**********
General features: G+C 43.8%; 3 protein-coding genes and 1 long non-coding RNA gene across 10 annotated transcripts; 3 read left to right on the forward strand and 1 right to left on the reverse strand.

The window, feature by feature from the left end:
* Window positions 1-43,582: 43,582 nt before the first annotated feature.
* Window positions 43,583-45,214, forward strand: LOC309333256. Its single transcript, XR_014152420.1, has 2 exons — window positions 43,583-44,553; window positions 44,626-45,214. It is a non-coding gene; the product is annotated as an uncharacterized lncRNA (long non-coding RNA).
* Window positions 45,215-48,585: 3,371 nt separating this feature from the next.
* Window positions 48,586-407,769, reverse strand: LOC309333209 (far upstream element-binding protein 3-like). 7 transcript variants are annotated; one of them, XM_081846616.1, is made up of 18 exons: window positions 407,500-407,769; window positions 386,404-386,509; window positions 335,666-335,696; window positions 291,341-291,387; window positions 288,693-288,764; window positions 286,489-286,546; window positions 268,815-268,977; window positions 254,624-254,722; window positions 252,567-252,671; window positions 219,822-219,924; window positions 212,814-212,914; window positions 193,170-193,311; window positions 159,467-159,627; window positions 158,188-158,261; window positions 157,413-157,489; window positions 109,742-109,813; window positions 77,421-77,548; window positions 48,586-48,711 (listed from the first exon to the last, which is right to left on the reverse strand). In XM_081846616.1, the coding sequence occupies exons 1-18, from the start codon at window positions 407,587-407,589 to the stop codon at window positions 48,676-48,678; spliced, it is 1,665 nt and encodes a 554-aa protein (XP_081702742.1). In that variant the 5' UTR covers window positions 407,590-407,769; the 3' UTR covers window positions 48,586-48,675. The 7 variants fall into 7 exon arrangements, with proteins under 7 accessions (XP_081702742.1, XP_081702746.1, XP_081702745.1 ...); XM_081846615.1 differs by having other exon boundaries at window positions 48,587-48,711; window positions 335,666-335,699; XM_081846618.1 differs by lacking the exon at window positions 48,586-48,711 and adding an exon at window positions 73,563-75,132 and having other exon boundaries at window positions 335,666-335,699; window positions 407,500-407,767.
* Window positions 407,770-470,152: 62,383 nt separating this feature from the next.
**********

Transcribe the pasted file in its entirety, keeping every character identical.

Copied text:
General features: G+C 43.8%; 3 protein-coding genes and 1 long non-coding RNA gene across 10 annotated transcripts; 3 read left to right on the forward strand and 1 right to left on the reverse strand.

The window, feature by feature from the left end:
* Window positions 1-43,582: 43,582 nt before the first annotated feature.
* Window positions 43,583-45,214, forward strand: LOC309333256. Its single transcript, XR_014152420.1, has 2 exons — window positions 43,583-44,553; window positions 44,626-45,214. It is a non-coding gene; the product is annotated as an uncharacterized lncRNA (long non-coding RNA).
* Window positions 45,215-48,585: 3,371 nt separating this feature from the next.
* Window positions 48,586-407,769, reverse strand: LOC309333209 (far upstream element-binding protein 3-like). 7 transcript variants are annotated; one of them, XM_081846616.1, is made up of 18 exons: window positions 407,500-407,769; window positions 386,404-386,509; window positions 335,666-335,696; window positions 291,341-291,387; window positions 288,693-288,764; window positions 286,489-286,546; window positions 268,815-268,977; window positions 254,624-254,722; window positions 252,567-252,671; window positions 219,822-219,924; window positions 212,814-212,914; window positions 193,170-193,311; window positions 159,467-159,627; window positions 158,188-158,261; window positions 157,413-157,489; window positions 109,742-109,813; window positions 77,421-77,548; window positions 48,586-48,711 (listed from the first exon to the last, which is right to left on the reverse strand). In XM_081846616.1, the coding sequence occupies exons 1-18, from the start codon at window positions 407,587-407,589 to the stop codon at window positions 48,676-48,678; spliced, it is 1,665 nt and encodes a 554-aa protein (XP_081702742.1). In that variant the 5' UTR covers window positions 407,590-407,769; the 3' UTR covers window positions 48,586-48,675. The 7 variants fall into 7 exon arrangements, with proteins under 7 accessions (XP_081702742.1, XP_081702746.1, XP_081702745.1 ...); XM_081846615.1 differs by having other exon boundaries at window positions 48,587-48,711; window positions 335,666-335,699; XM_081846618.1 differs by lacking the exon at window positions 48,586-48,711 and adding an exon at window positions 73,563-75,132 and having other exon boundaries at window positions 335,666-335,699; window positions 407,500-407,767.
* Window positions 407,770-470,152: 62,383 nt separating this feature from the next.